You remain predominantly functional in your orientation and practical. Abstraction and theory are secondary to application. In keeping with this, you focus on details until they manifest themselves in a unique pattern and only then work with the "larger whole."

With regards to your career choices, you have a mentality that would be good as a scientist, coach, athlete, design consultant, or an engineering technician. You can "see where you want to go" and even be able to "tell yourself," but find that you are "fighting yourself" at the darndest times.

There you have it.

[Posted at 22:12 CST on 07/02/03] [Link]


I've said I don't think much of the job Carroll Dawson and Rudy Tomjanovich have done in talent acquisition over the last few (non-playoff) years. Aside from Cuttino Mobley, Steve Francis, and Yao Ming (yeah yeah, my doubts about that one were WRONG), talent acquisition has been a bust (including Eddie Griffin, who hasn't contributed much).

Apparently Jeff Van Gundy feels the same way, as his Rockets won't be pursuing the team's last two second-round draft picks (now free agents). Second-round picks need to contribute SOMETHING to the team. These guys didn't, and that happened all too often with players Rudy T/Carroll Dawson acquired/drafted over the past few years.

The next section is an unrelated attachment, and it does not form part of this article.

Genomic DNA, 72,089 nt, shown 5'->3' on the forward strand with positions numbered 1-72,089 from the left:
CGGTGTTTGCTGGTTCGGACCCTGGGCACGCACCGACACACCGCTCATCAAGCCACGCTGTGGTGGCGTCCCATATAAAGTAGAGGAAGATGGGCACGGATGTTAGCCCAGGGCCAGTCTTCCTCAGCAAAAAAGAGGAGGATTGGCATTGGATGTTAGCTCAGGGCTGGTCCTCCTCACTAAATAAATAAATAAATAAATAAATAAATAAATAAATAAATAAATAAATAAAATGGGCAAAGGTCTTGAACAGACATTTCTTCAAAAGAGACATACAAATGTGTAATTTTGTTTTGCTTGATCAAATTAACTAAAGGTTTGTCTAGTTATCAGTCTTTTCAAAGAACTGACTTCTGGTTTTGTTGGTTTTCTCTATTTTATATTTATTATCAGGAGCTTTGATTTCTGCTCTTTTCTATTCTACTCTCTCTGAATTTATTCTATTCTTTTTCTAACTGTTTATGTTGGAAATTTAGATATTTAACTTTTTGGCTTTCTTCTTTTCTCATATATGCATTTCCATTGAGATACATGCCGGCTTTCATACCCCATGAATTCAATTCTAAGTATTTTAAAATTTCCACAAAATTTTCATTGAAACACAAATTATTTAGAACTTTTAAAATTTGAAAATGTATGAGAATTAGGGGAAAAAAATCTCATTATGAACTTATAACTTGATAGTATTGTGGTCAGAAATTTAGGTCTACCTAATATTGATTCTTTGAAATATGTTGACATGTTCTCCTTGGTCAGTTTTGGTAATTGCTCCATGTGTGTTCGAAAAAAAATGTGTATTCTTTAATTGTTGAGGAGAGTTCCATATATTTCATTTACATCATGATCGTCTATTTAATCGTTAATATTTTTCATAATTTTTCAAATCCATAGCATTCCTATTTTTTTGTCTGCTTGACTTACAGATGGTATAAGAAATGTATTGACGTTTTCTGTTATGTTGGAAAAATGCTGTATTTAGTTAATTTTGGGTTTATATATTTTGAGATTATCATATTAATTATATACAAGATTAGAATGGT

[Posted at 06:42 CST on 07/02/03] [Link]

01 July 2003


As a result of the ACC expansion, Louisville is almost certainly going to move to the Big East, which is a step up for them.

That may well cause Conference USA to splinter (good riddance).

And that will leave Houston looking for a new conference.

The WAC apparently would love to have the Coogs, Tulane, and TCU, which would allow it to split into eastern and western halves and make it slightly less of a joke of an athletic conference (although not a whole lot less). When the eastern part of your conference is mainly composed of the losers of the old SWC (although Houston had some good years), it's hard to say much. Except it does potentially make for better rivalries than UH-Memphis or UH-Army (really, who gives a flying f*ck?). I mean, Rice-UH conference competition in baseball suddenly becomes even more interesting than competing for the Silver Glove. Throw in Tulane and even TCU, and at least that sport could be decent. Unfortunately, it's not a revenue sport. *sigh*

I still remember back when UH's AD (can't recall which dunderhead it was at the time) sat back and watched the elite teams of the SWC bolt to the Big 12, all the time thinking he would get an invite to the SEC and show them. Umm, sure. That worked out. Now, I'm sitting here thinking the WAC-East sounds like an improvement in many ways to the current situation. Stay tuned.